Make a Flying Geese Unit with Just One Seam

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These Versatile Units Can be Used so Many Ways!

Are you working on a project that requires a lot of Flying Geese units? If so, you may really like this method for making them with just one seam.

Ricky Tims demonstrates the process in the following video. It’s quick, easy and nearly foolproof.

Click here to view the video at YouTube if it doesn’t play on your device.

One fun feature of this method is that each Flying Geese unit has two pockets, making them a bit three dimensional.

Make a Flying Geese Unit with Just One Seam

Jenny from the Missouri Star Quilt Co. uses that to advantage in the following video. She demonstrates how to make the units, then shows how she incorporated them into a quick and easy Advent calendar quilt. Jenny started with one 10″ x 5″ rectangle and two 5″ squares for each Flying Geese unit.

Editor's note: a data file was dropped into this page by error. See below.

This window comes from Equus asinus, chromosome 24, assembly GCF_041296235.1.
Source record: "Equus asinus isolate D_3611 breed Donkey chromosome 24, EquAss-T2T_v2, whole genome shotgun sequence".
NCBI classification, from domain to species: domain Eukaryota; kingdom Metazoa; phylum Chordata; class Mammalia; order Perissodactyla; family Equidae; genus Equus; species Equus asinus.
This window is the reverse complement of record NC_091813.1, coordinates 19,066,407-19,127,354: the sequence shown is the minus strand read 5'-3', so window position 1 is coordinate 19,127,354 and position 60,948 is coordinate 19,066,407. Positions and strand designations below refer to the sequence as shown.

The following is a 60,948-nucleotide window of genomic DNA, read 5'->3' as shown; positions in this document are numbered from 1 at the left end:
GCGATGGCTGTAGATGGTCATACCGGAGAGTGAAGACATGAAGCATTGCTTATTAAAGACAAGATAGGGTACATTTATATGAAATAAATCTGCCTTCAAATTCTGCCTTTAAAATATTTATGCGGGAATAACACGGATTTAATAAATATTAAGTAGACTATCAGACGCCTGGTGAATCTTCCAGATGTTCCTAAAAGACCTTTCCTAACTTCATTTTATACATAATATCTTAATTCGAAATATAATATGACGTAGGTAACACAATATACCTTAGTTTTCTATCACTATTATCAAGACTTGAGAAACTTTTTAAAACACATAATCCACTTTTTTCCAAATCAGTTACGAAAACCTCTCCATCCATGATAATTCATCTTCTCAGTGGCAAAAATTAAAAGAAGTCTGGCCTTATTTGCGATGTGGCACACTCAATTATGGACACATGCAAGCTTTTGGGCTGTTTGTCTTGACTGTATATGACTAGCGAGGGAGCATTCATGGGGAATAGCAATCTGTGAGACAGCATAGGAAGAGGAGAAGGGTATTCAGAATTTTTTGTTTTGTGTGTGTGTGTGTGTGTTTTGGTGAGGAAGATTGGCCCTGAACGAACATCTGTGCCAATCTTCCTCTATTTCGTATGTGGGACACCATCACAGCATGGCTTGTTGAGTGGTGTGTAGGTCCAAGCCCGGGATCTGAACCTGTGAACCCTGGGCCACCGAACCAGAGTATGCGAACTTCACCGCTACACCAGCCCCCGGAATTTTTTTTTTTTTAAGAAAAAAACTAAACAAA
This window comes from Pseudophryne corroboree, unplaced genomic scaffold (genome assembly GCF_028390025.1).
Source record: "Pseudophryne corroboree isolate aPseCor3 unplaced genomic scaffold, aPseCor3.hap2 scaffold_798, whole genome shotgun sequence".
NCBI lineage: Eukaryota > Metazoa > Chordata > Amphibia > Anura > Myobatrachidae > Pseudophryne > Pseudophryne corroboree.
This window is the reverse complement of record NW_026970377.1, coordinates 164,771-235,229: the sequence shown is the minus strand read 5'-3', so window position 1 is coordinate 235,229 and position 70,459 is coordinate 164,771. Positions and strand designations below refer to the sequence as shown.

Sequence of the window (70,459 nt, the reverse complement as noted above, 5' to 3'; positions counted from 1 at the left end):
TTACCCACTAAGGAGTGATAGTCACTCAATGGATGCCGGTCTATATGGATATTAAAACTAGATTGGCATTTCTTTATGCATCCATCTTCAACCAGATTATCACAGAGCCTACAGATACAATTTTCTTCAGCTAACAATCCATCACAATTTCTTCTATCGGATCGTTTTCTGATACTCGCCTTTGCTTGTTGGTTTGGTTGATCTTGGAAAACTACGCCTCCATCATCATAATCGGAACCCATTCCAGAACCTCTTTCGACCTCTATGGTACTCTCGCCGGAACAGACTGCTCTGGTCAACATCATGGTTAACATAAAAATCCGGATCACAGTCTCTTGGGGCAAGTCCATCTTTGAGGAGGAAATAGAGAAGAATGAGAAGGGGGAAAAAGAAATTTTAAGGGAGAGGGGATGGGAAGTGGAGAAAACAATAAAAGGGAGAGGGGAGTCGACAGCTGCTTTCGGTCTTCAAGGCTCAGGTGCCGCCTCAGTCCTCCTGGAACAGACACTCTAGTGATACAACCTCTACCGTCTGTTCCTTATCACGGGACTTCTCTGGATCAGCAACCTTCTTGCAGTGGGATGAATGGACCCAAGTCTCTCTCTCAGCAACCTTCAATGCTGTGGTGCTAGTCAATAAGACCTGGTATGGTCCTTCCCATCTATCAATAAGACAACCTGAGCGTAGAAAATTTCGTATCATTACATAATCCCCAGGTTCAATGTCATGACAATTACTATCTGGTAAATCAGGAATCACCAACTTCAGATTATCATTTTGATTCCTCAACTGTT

Click here to view the video at YouTube if it does not play on your device.

The PDF she mentions that has printable notes for each day can be found here.

Curved Flying Geese Units

If you prefer to not have pockets in your quilt, simply sew the edges down during the quilting process. Or, take the units one step further and fold the bias edges back to make curved units. The following tutorial shows you how that’s done (we could not find the source).

Click here for the “One Seam Flying Geese” tutorial.

Or watch the process in the following video by Teresa DownUnder. Toward the end of the video you’ll see curved blocks configured in a number of ways. She started with one 5 1/2″ x 3″ rectangle and two 3″ squares. The finished Flying Geese units are 2 1/2″ x 5″.

Click here to view the video at YouTube if it does not play on your device.

Julie Cefalu turned one-seam Flying Geese units into pinwheels for the following quilt.

Dottie Pinwheel Block Quilt

Learn more about how the quilt was made and how to make the pinwheel blocks at the following link.

Click here for the “Dottie pinwheel block with one-seam flying geese!” tutorial.

Julie has also created a cutting chart that shows how to make the one-seam Flying Geese units in various finished sizes. This will allow you to substitute these blocks in many quilts that use Flying Geese units.

Click here for the “One-Seam Flying Geese Cutting Chart.”

Image Source: The photo at the top of the page is from Stitchin’ Therapy.


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